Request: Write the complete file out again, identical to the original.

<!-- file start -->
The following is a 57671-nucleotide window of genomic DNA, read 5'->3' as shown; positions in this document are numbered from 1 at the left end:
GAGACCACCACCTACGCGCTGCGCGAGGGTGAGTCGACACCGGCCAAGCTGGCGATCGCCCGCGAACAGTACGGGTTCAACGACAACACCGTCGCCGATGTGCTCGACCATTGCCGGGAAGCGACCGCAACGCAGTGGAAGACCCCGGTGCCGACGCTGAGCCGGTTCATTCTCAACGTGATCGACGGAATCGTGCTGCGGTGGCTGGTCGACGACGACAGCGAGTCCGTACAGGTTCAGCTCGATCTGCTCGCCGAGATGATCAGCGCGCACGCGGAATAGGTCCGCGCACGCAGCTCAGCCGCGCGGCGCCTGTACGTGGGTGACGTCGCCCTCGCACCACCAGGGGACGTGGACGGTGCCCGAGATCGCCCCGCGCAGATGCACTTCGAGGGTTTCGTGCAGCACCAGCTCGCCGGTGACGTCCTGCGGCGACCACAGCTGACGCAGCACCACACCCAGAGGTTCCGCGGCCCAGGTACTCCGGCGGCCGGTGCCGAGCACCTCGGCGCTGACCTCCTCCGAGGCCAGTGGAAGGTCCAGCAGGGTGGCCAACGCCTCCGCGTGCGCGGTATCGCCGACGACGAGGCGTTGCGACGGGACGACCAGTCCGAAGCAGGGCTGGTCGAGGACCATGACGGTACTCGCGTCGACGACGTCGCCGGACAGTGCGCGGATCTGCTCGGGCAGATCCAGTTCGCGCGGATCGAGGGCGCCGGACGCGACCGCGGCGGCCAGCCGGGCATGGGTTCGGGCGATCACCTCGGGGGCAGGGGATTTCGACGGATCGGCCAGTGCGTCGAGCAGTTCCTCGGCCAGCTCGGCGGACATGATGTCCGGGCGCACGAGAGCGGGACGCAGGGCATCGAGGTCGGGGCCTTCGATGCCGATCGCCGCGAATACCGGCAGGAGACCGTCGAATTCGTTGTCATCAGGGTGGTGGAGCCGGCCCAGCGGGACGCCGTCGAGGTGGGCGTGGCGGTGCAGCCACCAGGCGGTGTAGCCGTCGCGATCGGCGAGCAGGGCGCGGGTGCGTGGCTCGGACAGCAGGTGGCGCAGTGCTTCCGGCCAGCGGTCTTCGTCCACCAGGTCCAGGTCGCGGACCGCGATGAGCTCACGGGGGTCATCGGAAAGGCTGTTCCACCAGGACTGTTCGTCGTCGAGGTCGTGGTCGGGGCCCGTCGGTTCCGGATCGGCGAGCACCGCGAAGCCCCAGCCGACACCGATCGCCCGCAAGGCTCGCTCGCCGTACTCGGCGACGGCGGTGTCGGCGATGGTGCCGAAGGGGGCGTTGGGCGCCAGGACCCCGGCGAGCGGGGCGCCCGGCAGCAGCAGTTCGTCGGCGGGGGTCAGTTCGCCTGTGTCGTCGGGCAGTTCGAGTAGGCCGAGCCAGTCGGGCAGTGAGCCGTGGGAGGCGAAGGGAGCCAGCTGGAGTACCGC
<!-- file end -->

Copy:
The following is a 57671-nucleotide window of genomic DNA, read 5'->3' as shown; positions in this document are numbered from 1 at the left end:
GAGACCACCACCTACGCGCTGCGCGAGGGTGAGTCGACACCGGCCAAGCTGGCGATCGCCCGCGAACAGTACGGGTTCAACGACAACACCGTCGCCGATGTGCTCGACCATTGCCGGGAAGCGACCGCAACGCAGTGGAAGACCCCGGTGCCGACGCTGAGCCGGTTCATTCTCAACGTGATCGACGGAATCGTGCTGCGGTGGCTGGTCGACGACGACAGCGAGTCCGTACAGGTTCAGCTCGATCTGCTCGCCGAGATGATCAGCGCGCACGCGGAATAGGTCCGCGCACGCAGCTCAGCCGCGCGGCGCCTGTACGTGGGTGACGTCGCCCTCGCACCACCAGGGGACGTGGACGGTGCCCGAGATCGCCCCGCGCAGATGCACTTCGAGGGTTTCGTGCAGCACCAGCTCGCCGGTGACGTCCTGCGGCGACCACAGCTGACGCAGCACCACACCCAGAGGTTCCGCGGCCCAGGTACTCCGGCGGCCGGTGCCGAGCACCTCGGCGCTGACCTCCTCCGAGGCCAGTGGAAGGTCCAGCAGGGTGGCCAACGCCTCCGCGTGCGCGGTATCGCCGACGACGAGGCGTTGCGACGGGACGACCAGTCCGAAGCAGGGCTGGTCGAGGACCATGACGGTACTCGCGTCGACGACGTCGCCGGACAGTGCGCGGATCTGCTCGGGCAGATCCAGTTCGCGCGGATCGAGGGCGCCGGACGCGACCGCGGCGGCCAGCCGGGCATGGGTTCGGGCGATCACCTCGGGGGCAGGGGATTTCGACGGATCGGCCAGTGCGTCGAGCAGTTCCTCGGCCAGCTCGGCGGACATGATGTCCGGGCGCACGAGAGCGGGACGCAGGGCATCGAGGTCGGGGCCTTCGATGCCGATCGCCGCGAATACCGGCAGGAGACCGTCGAATTCGTTGTCATCAGGGTGGTGGAGCCGGCCCAGCGGGACGCCGTCGAGGTGGGCGTGGCGGTGCAGCCACCAGGCGGTGTAGCCGTCGCGATCGGCGAGCAGGGCGCGGGTGCGTGGCTCGGACAGCAGGTGGCGCAGTGCTTCCGGCCAGCGGTCTTCGTCCACCAGGTCCAGGTCGCGGACCGCGATGAGCTCACGGGGGTCATCGGAAAGGCTGTTCCACCAGGACTGTTCGTCGTCGAGGTCGTGGTCGGGGCCCGTCGGTTCCGGATCGGCGAGCACCGCGAAGCCCCAGCCGACACCGATCGCCCGCAAGGCTCGCTCGCCGTACTCGGCGACGGCGGTGTCGGCGATGGTGCCGAAGGGGGCGTTGGGCGCCAGGACCCCGGCGAGCGGGGCGCCCGGCAGCAGCAGTTCGTCGGCGGGGGTCAGTTCGCCTGTGTCGTCGGGCAGTTCGAGTAGGCCGAGCCAGTCGGGCAGTGAGCCGTGGGAGGCGAAGGGAGCCAGCTGGAGTACCGC